Less than two miles away, a reactor at the Chernobyl Nuclear Power Plant erupted, sending a plume of radioactive material spiraling into the atmosphere. The resulting reactor fire burned for 10 days, spewing 20 Hiroshima bombs-worth of radioactive material across the environment and into animals, crops, and water sources, contaminating them, according to the International Atomic Energy Agency (IAEA).
In the subsequent years the IAEA estimates that 336,000 people would be evacuated or relocated from the most irradiated areas surrounding the plant, 116,000 of which were evacuated by the end of the summer of 1986. But the residents of Pripyat had just 36 hours -- 36 hours to abandon everything they knew, leaving the city's streets to rot and decay under the weight of the elements.
Now, long after the radioactive dust had settled, fine art photographer Philip Grossman returned to the area to document a different side of the incident, the cleanup. His work, "500,000 Voices," highlights the more than half a million workers, known as liquidators, who flooded the disaster site after the explosion, risking their lives to minimize the environmental hazards of mass nuclear contamination.
"Everything in the city is contaminated," said Grossman. "They moved as fast as they could to clean up, packing all the material that was radioactive into garbage bags and trucks and burying it."
Grossman, who also works as a senior director of content acquisition for The Weather Channel, has visited the area three times, drawing inspiration for his work from the unique setting of his childhood.
"I grew up near Three Mile Island, so I've always had a fascination with what happened there, as well as what happened in Chernobyl," said Grossman. "I wanted to go to Chernobyl and do something that few people can, or want to do."
Grossman's work exhibits an exclusive flair; bribes and insider connections have helped Grossman make the most of his 24 days in the zone. On his first trip, Grossman gained access to the control room of reactor number four. On subsequent trips Grossman reached the top of nearly every structure in Pripyat, including the iconic Ferris wheel in the heart of the city, and the Fujiyama building, the tallest structure in the abandoned city. In all, Grossman's work covers nearly every square inch of the exclusion zone, painting an eerie picture of the environmental fallout of a nuclear catastrophe.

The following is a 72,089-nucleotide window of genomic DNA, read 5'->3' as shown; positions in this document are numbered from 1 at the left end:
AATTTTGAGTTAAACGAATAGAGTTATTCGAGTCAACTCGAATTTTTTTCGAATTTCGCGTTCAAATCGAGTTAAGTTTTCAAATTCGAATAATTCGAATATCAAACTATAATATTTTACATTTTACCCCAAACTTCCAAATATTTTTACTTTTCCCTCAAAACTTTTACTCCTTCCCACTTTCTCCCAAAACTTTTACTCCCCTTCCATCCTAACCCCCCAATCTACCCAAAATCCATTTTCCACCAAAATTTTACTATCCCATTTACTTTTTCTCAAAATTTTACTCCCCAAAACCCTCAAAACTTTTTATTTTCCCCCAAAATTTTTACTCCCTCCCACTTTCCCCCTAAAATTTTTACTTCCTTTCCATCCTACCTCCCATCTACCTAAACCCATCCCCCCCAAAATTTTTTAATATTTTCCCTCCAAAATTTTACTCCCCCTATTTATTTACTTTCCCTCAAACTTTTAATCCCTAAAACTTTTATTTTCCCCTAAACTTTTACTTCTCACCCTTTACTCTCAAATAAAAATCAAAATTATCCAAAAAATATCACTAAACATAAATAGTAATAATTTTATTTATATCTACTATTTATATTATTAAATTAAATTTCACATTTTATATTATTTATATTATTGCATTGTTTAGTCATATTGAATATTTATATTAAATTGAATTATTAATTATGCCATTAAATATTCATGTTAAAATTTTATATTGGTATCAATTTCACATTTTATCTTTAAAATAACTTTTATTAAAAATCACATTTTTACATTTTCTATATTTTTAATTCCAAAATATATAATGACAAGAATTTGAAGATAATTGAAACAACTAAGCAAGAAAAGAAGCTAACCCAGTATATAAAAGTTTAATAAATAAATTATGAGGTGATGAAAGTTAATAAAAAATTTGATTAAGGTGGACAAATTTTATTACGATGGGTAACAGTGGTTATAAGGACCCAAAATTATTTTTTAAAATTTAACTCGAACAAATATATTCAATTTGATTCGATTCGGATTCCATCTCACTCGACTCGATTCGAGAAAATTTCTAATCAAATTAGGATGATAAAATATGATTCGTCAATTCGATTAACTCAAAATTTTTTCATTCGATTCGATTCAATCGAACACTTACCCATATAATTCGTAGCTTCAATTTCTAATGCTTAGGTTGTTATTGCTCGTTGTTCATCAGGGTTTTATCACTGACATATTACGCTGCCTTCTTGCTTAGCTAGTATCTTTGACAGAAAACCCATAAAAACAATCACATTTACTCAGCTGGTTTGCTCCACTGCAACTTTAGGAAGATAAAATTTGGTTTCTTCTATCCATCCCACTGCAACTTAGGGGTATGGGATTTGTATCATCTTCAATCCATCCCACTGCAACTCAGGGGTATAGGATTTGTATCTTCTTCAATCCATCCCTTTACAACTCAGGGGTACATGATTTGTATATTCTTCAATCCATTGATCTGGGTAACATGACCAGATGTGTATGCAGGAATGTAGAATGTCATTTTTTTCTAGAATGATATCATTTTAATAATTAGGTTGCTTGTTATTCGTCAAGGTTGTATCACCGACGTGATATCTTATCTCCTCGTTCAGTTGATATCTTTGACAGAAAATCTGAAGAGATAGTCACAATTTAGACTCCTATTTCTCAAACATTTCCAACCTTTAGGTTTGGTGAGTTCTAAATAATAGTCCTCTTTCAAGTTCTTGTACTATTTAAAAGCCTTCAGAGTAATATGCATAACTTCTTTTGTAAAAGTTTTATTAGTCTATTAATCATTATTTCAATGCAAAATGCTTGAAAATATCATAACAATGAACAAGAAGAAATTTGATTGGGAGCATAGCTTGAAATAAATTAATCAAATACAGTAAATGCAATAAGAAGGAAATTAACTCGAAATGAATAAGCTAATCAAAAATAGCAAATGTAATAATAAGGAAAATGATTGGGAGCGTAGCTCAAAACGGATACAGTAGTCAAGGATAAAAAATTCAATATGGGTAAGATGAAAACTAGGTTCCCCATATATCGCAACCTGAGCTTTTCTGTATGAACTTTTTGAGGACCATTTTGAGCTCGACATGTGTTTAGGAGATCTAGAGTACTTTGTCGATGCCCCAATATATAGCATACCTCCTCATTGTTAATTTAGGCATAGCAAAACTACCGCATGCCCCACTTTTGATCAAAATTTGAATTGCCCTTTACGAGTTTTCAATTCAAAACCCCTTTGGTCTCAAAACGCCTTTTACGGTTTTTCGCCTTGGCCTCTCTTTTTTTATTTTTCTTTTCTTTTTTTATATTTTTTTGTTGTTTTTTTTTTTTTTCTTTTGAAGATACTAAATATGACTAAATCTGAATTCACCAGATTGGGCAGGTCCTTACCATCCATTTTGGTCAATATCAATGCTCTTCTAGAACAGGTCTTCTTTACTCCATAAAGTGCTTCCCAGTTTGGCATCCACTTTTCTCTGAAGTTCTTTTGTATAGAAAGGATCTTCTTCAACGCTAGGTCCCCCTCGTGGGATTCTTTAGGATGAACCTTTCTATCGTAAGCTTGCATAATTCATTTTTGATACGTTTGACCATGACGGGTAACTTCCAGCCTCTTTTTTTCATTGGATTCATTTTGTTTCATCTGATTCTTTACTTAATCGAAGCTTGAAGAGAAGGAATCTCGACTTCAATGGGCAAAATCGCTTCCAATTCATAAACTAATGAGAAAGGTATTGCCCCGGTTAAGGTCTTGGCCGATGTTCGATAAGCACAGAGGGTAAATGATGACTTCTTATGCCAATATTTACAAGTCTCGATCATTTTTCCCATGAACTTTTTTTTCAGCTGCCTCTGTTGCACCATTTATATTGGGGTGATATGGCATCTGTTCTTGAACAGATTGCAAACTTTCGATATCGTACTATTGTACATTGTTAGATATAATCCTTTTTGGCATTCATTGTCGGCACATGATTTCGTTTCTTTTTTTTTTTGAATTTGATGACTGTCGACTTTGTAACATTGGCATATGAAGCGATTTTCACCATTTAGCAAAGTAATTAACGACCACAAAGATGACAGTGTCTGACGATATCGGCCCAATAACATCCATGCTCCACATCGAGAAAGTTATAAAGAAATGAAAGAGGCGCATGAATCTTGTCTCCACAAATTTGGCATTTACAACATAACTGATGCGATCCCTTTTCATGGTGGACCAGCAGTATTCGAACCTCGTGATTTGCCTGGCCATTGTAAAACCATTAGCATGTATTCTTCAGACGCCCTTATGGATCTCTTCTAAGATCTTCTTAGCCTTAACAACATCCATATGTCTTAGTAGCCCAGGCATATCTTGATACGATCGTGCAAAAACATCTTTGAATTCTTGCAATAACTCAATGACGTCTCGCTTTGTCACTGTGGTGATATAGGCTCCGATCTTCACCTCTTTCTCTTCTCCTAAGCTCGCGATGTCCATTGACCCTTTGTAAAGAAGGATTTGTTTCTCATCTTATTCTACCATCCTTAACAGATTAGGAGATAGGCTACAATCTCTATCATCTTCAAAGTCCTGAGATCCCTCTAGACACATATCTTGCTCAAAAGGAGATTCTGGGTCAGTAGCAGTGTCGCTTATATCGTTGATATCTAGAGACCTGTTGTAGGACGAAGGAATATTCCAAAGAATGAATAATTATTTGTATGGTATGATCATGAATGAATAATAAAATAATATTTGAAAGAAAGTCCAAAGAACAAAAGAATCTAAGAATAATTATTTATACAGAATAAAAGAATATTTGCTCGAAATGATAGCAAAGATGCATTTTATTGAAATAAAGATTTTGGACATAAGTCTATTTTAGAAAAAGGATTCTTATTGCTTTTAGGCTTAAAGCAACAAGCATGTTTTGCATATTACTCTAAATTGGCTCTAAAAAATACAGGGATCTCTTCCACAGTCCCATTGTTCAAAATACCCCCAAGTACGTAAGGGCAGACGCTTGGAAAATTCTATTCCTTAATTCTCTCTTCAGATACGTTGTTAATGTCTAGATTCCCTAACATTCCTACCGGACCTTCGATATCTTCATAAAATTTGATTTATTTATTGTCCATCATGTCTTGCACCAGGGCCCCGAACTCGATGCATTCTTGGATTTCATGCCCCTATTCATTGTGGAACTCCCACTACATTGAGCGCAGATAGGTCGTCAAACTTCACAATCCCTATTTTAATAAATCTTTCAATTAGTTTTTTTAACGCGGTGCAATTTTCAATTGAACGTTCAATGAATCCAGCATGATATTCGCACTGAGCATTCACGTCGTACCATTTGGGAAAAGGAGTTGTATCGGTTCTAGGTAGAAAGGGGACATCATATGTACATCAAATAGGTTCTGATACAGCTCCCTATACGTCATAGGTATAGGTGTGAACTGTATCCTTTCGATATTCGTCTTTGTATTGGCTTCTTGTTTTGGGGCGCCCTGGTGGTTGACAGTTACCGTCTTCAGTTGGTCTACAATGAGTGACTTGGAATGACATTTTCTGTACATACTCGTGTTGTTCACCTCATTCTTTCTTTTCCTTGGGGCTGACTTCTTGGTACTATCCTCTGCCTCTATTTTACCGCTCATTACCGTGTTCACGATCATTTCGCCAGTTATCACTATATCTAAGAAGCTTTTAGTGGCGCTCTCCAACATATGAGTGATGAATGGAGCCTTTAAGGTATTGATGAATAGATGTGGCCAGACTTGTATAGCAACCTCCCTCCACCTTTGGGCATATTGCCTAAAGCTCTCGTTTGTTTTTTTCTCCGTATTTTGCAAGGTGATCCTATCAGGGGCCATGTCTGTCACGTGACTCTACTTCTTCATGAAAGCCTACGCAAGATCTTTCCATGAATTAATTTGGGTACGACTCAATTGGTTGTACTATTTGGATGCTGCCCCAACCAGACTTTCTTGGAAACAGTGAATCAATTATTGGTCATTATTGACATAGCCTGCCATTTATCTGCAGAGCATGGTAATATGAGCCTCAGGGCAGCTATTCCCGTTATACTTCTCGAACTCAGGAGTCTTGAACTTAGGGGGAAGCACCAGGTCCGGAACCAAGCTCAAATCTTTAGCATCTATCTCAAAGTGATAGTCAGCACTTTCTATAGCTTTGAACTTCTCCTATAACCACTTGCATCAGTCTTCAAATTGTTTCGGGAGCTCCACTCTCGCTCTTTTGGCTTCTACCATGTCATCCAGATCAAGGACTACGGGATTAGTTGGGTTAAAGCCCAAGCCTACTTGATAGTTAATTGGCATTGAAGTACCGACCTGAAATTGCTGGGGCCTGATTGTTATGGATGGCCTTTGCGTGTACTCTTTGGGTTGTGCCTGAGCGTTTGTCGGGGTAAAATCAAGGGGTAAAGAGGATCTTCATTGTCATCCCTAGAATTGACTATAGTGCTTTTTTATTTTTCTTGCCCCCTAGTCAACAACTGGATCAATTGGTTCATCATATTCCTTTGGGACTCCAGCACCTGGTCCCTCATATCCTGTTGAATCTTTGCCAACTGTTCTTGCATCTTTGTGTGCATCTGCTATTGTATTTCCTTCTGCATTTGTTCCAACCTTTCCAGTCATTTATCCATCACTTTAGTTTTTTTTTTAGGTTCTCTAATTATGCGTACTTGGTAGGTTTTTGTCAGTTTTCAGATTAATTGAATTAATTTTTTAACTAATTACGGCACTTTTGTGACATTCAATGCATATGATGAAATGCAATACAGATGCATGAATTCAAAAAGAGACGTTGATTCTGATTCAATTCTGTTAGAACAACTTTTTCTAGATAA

Maybe no site encapsulates the environmental impact of the Chernobyl meltdown more than the Red Forest. In the immediate aftermath of the explosion, the four-square-kilometer-stretch of pine trees just outside the walls of the power plant absorbed 80 to 100 Grays of gamma radiation, according to the IAEA, enough to kill all of the trees and leave the rotting stumps a reddish-brown hue. In response, the hoards of liquidators leveled most of the forest, burying irradiated trees under layers of sediment in massive trenches. The confines of the Red Forest were then re-imagined as a massive graveyard for contaminated materials -- helicopters, trucks, bodies, soil, anything exposed to radiation -- were all dumped en masse. Even though the Red Forest has since regrown, the area remains one of the most radioactive environments in the world; levels of radiation in the forest can reach 1 roentgen, 50,000 times greater than average background radiation levels, according to the IAEA.
"The Red Forest is the most radioactive place on earth," said Grossman. "We could only venture in so far until our Geiger counters would spike."
It was in the Red Forest that Grossman encountered the most radioactive remains. During one of his treks into the forest, Grossman unearthed a piece of stone from the reactor core, an article so saturated with radiation that he had just seconds to photograph it. Despite attempts to clean up the forest, as many as 500 of the radioactive trenches have yet to be investigated, and many more remain hidden, according to the BBC. So Grossman stumbled upon find after find, from the twisted remains of the helicopters flown over the reactor to squelch the blaze, to a sprawling field riddled with garbage bags full of radioactive insulation.
All of Grossman's images narrate a compelling tale on the complexity of an environment contaminated by nuclear radiation. In the 27 years since the Chernobyl meltdown, nature has returned from the initial radioactive shock with a vengeance. Pripyat's streets, once bustling with people, now crack from sprouting overgrowth, the main thoroughfare shrouded by a dense canopy of trees. A bushy green moss consumes the concrete facades of Pripyat's edifices. Most shocking of all, buildings are crumbling, battered by years of crippling weather.
"I've always thought that process of decay was beautiful," said Grossman. "I believe there's just as much beauty in the result of nature taking over, when there's nothing left, as a building's original architecture."